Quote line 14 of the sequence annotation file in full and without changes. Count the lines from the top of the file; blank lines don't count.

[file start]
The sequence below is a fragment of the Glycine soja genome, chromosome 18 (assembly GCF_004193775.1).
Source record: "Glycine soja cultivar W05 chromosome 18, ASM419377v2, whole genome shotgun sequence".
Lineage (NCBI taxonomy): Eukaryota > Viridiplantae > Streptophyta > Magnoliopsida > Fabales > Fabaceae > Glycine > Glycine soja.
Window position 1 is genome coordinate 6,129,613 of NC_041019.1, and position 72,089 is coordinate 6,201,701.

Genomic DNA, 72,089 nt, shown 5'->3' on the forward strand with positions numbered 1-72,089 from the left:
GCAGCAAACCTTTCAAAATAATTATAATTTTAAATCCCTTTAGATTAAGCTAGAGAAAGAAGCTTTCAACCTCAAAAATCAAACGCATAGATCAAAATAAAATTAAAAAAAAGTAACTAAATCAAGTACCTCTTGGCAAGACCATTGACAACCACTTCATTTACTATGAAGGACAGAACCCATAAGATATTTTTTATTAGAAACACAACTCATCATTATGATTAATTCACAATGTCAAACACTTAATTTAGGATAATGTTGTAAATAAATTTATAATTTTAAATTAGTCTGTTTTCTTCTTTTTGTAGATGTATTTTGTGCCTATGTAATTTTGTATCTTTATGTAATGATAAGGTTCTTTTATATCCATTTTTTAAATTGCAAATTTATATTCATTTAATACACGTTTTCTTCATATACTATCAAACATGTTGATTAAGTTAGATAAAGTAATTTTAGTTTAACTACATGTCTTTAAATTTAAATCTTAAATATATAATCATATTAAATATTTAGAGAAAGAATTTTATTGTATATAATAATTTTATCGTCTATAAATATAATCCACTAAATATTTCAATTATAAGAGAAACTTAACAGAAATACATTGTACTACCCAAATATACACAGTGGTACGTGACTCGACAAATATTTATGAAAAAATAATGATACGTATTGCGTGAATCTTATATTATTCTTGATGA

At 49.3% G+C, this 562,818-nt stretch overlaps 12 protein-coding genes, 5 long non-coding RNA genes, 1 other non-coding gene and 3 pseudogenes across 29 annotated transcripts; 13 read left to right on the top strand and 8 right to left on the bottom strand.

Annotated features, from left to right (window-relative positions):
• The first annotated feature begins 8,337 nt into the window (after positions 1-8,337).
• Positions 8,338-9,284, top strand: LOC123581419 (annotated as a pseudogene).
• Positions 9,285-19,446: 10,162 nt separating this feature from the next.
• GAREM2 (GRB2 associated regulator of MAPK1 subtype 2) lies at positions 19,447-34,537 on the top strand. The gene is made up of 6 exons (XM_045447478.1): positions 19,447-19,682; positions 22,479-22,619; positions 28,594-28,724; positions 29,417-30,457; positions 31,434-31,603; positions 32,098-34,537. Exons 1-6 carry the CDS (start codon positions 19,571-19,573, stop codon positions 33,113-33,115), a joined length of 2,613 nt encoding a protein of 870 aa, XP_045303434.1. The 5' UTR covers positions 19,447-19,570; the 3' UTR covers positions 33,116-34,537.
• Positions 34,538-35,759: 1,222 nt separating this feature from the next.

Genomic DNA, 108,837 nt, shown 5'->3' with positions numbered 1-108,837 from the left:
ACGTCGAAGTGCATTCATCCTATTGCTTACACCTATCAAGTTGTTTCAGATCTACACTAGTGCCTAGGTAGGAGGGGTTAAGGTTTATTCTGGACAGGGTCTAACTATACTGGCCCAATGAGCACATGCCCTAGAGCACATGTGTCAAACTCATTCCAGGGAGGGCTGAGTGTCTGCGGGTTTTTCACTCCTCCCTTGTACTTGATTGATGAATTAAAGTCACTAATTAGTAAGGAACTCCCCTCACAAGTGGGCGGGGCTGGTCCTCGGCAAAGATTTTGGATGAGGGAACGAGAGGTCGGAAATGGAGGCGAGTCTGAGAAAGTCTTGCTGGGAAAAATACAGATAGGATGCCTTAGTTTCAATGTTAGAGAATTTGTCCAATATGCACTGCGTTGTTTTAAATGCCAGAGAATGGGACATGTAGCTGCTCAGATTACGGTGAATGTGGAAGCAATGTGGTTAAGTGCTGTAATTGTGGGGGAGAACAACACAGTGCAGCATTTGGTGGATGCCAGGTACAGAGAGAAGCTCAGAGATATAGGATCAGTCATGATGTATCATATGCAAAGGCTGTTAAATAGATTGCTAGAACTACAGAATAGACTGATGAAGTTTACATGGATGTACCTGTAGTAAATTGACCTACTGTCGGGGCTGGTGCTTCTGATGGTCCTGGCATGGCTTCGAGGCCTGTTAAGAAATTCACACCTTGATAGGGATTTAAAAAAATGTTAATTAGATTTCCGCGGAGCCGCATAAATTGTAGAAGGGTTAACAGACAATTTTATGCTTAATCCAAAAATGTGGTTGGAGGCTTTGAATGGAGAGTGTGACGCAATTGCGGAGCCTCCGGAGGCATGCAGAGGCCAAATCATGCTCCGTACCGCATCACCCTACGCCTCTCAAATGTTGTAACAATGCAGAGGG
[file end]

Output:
Genomic DNA, 108,837 nt, shown 5'->3' with positions numbered 1-108,837 from the left: